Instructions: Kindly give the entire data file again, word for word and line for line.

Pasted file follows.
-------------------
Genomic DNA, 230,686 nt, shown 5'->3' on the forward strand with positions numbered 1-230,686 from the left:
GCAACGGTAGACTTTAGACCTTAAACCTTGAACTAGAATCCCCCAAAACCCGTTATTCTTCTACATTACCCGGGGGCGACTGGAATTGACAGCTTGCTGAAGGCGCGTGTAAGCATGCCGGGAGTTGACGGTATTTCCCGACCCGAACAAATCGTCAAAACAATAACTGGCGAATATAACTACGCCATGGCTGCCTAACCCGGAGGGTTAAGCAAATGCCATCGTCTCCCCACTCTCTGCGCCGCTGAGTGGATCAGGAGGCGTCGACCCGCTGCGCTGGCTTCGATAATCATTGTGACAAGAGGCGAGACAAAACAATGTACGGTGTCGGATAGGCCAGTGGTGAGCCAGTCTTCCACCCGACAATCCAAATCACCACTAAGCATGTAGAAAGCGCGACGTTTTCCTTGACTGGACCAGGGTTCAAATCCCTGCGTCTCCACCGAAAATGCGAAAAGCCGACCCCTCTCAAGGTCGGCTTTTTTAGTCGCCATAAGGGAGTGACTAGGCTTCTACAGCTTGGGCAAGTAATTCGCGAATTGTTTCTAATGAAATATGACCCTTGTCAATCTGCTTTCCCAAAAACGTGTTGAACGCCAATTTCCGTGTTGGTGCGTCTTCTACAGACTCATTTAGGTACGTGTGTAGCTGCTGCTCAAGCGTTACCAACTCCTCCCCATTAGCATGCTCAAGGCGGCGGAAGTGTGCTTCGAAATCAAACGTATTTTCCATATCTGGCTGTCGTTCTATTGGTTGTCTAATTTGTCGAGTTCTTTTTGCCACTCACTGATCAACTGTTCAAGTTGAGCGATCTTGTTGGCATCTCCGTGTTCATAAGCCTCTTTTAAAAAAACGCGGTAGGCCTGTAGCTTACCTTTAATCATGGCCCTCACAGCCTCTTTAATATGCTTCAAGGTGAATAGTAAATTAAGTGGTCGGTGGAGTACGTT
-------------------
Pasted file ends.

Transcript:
Genomic DNA, 230,686 nt, shown 5'->3' on the forward strand with positions numbered 1-230,686 from the left:
GCAACGGTAGACTTTAGACCTTAAACCTTGAACTAGAATCCCCCAAAACCCGTTATTCTTCTACATTACCCGGGGGCGACTGGAATTGACAGCTTGCTGAAGGCGCGTGTAAGCATGCCGGGAGTTGACGGTATTTCCCGACCCGAACAAATCGTCAAAACAATAACTGGCGAATATAACTACGCCATGGCTGCCTAACCCGGAGGGTTAAGCAAATGCCATCGTCTCCCCACTCTCTGCGCCGCTGAGTGGATCAGGAGGCGTCGACCCGCTGCGCTGGCTTCGATAATCATTGTGACAAGAGGCGAGACAAAACAATGTACGGTGTCGGATAGGCCAGTGGTGAGCCAGTCTTCCACCCGACAATCCAAATCACCACTAAGCATGTAGAAAGCGCGACGTTTTCCTTGACTGGACCAGGGTTCAAATCCCTGCGTCTCCACCGAAAATGCGAAAAGCCGACCCCTCTCAAGGTCGGCTTTTTTAGTCGCCATAAGGGAGTGACTAGGCTTCTACAGCTTGGGCAAGTAATTCGCGAATTGTTTCTAATGAAATATGACCCTTGTCAATCTGCTTTCCCAAAAACGTGTTGAACGCCAATTTCCGTGTTGGTGCGTCTTCTACAGACTCATTTAGGTACGTGTGTAGCTGCTGCTCAAGCGTTACCAACTCCTCCCCATTAGCATGCTCAAGGCGGCGGAAGTGTGCTTCGAAATCAAACGTATTTTCCATATCTGGCTGTCGTTCTATTGGTTGTCTAATTTGTCGAGTTCTTTTTGCCACTCACTGATCAACTGTTCAAGTTGAGCGATCTTGTTGGCATCTCCGTGTTCATAAGCCTCTTTTAAAAAAACGCGGTAGGCCTGTAGCTTACCTTTAATCATGGCCCTCACAGCCTCTTTAATATGCTTCAAGGTGAATAGTAAATTAAGTGGTCGGTGGAGTACGTT